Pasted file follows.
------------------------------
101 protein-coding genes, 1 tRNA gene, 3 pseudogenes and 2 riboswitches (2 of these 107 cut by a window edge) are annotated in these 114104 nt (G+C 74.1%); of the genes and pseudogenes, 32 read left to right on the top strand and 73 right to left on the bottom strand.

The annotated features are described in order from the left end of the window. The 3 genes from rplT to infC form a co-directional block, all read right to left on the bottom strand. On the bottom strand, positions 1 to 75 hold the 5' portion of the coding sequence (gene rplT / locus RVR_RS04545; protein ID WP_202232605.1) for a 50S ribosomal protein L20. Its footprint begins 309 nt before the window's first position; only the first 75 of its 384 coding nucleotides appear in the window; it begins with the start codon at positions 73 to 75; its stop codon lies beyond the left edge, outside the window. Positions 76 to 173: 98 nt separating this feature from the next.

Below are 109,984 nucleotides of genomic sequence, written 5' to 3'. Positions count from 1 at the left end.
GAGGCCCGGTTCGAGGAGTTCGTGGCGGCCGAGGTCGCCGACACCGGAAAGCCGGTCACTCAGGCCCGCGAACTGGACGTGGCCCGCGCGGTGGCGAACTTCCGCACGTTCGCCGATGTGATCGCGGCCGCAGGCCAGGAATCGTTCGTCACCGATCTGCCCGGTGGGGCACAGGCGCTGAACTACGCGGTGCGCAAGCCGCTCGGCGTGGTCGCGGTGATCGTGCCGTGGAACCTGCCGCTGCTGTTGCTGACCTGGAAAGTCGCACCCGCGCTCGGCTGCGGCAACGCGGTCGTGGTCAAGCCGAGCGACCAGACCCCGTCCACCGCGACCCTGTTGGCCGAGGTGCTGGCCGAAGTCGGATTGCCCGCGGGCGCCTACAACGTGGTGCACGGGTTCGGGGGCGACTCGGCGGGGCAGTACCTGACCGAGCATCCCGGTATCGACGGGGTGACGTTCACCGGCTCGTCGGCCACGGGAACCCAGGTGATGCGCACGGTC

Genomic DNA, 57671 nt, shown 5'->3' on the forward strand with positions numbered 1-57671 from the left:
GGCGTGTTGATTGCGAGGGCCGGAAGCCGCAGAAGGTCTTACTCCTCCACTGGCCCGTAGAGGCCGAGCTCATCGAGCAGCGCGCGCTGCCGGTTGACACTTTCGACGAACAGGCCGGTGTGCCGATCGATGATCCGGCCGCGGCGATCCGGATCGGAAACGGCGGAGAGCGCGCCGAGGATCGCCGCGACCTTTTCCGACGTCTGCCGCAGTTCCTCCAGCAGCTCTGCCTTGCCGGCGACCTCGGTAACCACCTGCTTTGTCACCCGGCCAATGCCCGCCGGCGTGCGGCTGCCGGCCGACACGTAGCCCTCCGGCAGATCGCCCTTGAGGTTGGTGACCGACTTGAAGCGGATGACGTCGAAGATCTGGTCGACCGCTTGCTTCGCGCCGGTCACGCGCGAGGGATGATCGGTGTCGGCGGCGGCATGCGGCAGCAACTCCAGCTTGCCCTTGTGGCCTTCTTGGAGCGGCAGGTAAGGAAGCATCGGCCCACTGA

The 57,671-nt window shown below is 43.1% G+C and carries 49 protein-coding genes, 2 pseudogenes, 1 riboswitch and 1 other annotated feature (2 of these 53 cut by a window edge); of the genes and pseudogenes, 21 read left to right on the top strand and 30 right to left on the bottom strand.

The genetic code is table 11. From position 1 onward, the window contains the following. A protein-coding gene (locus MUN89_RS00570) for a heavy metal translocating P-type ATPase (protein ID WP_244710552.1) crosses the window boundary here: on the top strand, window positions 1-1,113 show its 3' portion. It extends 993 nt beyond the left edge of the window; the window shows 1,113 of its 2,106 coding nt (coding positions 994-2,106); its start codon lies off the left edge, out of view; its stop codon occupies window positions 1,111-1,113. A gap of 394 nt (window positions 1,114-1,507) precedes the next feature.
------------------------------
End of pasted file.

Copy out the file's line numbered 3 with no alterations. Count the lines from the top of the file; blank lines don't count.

Below are 109,984 nucleotides of genomic sequence, written 5' to 3'. Positions count from 1 at the left end.